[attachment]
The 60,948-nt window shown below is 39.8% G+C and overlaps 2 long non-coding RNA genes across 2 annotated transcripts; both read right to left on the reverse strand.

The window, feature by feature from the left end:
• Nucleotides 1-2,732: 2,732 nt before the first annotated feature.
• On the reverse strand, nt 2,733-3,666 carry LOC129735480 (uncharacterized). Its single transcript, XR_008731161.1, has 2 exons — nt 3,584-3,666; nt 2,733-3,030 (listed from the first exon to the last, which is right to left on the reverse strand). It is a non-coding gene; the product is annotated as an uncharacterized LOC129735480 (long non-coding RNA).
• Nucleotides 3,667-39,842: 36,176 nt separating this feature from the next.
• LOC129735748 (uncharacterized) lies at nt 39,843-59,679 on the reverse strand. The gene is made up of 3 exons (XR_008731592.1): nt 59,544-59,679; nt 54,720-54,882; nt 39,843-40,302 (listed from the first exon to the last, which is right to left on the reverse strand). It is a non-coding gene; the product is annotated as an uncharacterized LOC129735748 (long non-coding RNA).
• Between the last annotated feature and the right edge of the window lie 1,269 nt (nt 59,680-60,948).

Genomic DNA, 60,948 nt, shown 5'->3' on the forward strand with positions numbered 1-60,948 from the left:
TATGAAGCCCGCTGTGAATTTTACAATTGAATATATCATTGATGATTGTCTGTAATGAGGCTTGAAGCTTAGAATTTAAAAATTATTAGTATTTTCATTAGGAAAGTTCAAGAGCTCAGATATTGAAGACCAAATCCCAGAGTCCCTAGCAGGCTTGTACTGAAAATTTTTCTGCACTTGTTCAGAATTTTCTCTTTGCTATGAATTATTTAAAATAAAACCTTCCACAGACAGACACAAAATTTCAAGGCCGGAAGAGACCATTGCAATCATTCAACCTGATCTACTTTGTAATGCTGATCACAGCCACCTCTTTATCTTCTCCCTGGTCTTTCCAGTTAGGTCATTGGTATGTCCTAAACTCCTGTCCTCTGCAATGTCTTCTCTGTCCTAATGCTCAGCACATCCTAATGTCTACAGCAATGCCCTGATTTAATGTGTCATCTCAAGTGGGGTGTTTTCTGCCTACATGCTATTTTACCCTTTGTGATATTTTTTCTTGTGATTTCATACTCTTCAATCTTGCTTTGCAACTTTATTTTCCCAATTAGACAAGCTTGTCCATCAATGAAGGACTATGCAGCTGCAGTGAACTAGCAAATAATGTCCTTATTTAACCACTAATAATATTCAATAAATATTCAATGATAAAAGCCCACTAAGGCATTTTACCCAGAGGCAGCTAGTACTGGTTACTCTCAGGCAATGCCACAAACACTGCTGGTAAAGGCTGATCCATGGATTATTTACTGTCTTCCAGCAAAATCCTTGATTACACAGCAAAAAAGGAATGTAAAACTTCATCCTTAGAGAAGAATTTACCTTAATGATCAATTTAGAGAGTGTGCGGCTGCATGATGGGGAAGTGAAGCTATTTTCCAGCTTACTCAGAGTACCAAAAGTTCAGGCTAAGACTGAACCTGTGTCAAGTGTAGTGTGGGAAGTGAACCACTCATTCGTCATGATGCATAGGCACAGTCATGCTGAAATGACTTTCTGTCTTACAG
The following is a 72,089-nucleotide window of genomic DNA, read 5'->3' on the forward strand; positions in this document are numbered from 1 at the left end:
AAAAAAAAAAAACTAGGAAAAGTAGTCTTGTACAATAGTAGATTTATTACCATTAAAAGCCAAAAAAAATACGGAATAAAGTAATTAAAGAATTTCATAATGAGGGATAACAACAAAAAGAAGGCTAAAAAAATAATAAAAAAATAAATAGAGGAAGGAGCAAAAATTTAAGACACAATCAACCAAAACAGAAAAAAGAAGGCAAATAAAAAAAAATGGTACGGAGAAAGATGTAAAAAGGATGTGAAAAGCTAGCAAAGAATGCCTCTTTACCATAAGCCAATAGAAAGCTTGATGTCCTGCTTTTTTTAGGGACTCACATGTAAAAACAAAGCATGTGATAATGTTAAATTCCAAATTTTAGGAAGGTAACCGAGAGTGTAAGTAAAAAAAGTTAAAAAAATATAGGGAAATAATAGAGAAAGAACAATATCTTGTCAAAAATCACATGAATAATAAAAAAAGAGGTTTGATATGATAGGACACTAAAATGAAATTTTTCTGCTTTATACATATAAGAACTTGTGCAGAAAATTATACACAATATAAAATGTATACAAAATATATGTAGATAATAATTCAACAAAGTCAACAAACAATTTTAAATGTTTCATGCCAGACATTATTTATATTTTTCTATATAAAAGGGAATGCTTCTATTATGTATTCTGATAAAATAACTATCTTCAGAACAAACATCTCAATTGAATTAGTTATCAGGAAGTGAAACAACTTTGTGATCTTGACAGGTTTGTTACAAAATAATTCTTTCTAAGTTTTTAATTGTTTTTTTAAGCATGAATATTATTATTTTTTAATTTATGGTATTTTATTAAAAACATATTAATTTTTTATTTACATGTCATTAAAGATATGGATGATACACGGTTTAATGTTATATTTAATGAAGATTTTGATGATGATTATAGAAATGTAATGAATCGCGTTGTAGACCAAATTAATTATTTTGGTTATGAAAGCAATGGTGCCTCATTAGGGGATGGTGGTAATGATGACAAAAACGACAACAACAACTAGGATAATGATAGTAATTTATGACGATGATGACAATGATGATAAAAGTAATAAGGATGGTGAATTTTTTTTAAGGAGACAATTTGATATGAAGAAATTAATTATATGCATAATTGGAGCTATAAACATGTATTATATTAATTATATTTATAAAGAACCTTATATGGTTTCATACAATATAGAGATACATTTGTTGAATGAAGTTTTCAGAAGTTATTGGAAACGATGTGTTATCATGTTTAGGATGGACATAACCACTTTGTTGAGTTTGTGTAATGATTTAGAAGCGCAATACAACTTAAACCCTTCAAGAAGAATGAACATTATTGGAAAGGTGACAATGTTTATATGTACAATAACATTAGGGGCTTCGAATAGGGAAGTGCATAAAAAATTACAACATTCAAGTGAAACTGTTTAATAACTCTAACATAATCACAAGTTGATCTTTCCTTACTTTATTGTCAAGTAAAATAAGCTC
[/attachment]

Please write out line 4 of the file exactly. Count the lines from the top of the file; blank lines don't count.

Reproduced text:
• On the reverse strand, nt 2,733-3,666 carry LOC129735480 (uncharacterized). Its single transcript, XR_008731161.1, has 2 exons — nt 3,584-3,666; nt 2,733-3,030 (listed from the first exon to the last, which is right to left on the reverse strand). It is a non-coding gene; the product is annotated as an uncharacterized LOC129735480 (long non-coding RNA).